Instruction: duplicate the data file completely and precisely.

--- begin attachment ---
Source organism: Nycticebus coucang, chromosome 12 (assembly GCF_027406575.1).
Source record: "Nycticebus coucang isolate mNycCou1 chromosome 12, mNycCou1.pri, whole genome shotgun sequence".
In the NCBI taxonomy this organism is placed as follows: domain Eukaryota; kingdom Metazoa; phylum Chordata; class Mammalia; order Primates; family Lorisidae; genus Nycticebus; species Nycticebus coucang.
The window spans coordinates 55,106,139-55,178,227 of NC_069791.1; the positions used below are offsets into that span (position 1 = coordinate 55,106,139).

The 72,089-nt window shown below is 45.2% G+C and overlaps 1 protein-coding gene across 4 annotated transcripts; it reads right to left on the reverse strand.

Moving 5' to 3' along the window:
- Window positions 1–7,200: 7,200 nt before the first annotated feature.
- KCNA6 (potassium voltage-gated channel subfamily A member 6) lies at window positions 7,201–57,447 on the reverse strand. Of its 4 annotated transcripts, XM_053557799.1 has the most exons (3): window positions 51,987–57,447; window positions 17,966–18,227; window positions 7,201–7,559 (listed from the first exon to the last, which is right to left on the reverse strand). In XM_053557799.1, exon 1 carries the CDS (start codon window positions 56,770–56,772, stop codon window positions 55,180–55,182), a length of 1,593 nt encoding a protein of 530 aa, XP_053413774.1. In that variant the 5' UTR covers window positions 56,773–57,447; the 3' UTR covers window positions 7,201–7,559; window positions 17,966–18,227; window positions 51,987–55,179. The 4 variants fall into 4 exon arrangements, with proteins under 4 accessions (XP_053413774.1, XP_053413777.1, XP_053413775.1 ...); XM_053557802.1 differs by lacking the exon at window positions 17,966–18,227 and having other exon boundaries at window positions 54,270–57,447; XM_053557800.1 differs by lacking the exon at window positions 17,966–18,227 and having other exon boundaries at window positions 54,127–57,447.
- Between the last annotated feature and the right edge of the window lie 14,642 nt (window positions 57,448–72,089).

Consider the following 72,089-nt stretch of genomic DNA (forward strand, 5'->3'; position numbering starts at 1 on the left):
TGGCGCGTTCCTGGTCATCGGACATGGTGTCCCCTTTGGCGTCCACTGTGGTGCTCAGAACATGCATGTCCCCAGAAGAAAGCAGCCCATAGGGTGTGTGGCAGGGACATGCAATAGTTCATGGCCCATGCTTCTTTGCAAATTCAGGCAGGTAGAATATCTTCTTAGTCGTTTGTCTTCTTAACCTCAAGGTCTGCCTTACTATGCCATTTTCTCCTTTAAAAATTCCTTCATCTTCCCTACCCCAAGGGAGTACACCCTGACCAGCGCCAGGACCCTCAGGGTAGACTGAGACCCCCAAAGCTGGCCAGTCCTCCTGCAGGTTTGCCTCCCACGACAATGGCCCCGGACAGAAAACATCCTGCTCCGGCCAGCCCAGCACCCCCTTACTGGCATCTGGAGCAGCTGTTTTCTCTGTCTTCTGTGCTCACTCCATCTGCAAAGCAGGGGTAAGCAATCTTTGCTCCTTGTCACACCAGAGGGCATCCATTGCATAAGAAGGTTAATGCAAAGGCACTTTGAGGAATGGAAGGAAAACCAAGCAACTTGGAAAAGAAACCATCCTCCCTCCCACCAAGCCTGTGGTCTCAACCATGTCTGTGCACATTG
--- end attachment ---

Source organism: Nycticebus coucang, chromosome 12 (assembly GCF_027406575.1).
Source record: "Nycticebus coucang isolate mNycCou1 chromosome 12, mNycCou1.pri, whole genome shotgun sequence".
In the NCBI taxonomy this organism is placed as follows: domain Eukaryota; kingdom Metazoa; phylum Chordata; class Mammalia; order Primates; family Lorisidae; genus Nycticebus; species Nycticebus coucang.
The window spans coordinates 55,106,139-55,178,227 of NC_069791.1; the positions used below are offsets into that span (position 1 = coordinate 55,106,139).

The 72,089-nt window shown below is 45.2% G+C and overlaps 1 protein-coding gene across 4 annotated transcripts; it reads right to left on the reverse strand.

Moving 5' to 3' along the window:
- Window positions 1–7,200: 7,200 nt before the first annotated feature.
- KCNA6 (potassium voltage-gated channel subfamily A member 6) lies at window positions 7,201–57,447 on the reverse strand. Of its 4 annotated transcripts, XM_053557799.1 has the most exons (3): window positions 51,987–57,447; window positions 17,966–18,227; window positions 7,201–7,559 (listed from the first exon to the last, which is right to left on the reverse strand). In XM_053557799.1, exon 1 carries the CDS (start codon window positions 56,770–56,772, stop codon window positions 55,180–55,182), a length of 1,593 nt encoding a protein of 530 aa, XP_053413774.1. In that variant the 5' UTR covers window positions 56,773–57,447; the 3' UTR covers window positions 7,201–7,559; window positions 17,966–18,227; window positions 51,987–55,179. The 4 variants fall into 4 exon arrangements, with proteins under 4 accessions (XP_053413774.1, XP_053413777.1, XP_053413775.1 ...); XM_053557802.1 differs by lacking the exon at window positions 17,966–18,227 and having other exon boundaries at window positions 54,270–57,447; XM_053557800.1 differs by lacking the exon at window positions 17,966–18,227 and having other exon boundaries at window positions 54,127–57,447.
- Between the last annotated feature and the right edge of the window lie 14,642 nt (window positions 57,448–72,089).

Consider the following 72,089-nt stretch of genomic DNA (forward strand, 5'->3'; position numbering starts at 1 on the left):
TGGCGCGTTCCTGGTCATCGGACATGGTGTCCCCTTTGGCGTCCACTGTGGTGCTCAGAACATGCATGTCCCCAGAAGAAAGCAGCCCATAGGGTGTGTGGCAGGGACATGCAATAGTTCATGGCCCATGCTTCTTTGCAAATTCAGGCAGGTAGAATATCTTCTTAGTCGTTTGTCTTCTTAACCTCAAGGTCTGCCTTACTATGCCATTTTCTCCTTTAAAAATTCCTTCATCTTCCCTACCCCAAGGGAGTACACCCTGACCAGCGCCAGGACCCTCAGGGTAGACTGAGACCCCCAAAGCTGGCCAGTCCTCCTGCAGGTTTGCCTCCCACGACAATGGCCCCGGACAGAAAACATCCTGCTCCGGCCAGCCCAGCACCCCCTTACTGGCATCTGGAGCAGCTGTTTTCTCTGTCTTCTGTGCTCACTCCATCTGCAAAGCAGGGGTAAGCAATCTTTGCTCCTTGTCACACCAGAGGGCATCCATTGCATAAGAAGGTTAATGCAAAGGCACTTTGAGGAATGGAAGGAAAACCAAGCAACTTGGAAAAGAAACCATCCTCCCTCCCACCAAGCCTGTGGTCTCAACCATGTCTGTGCACATTG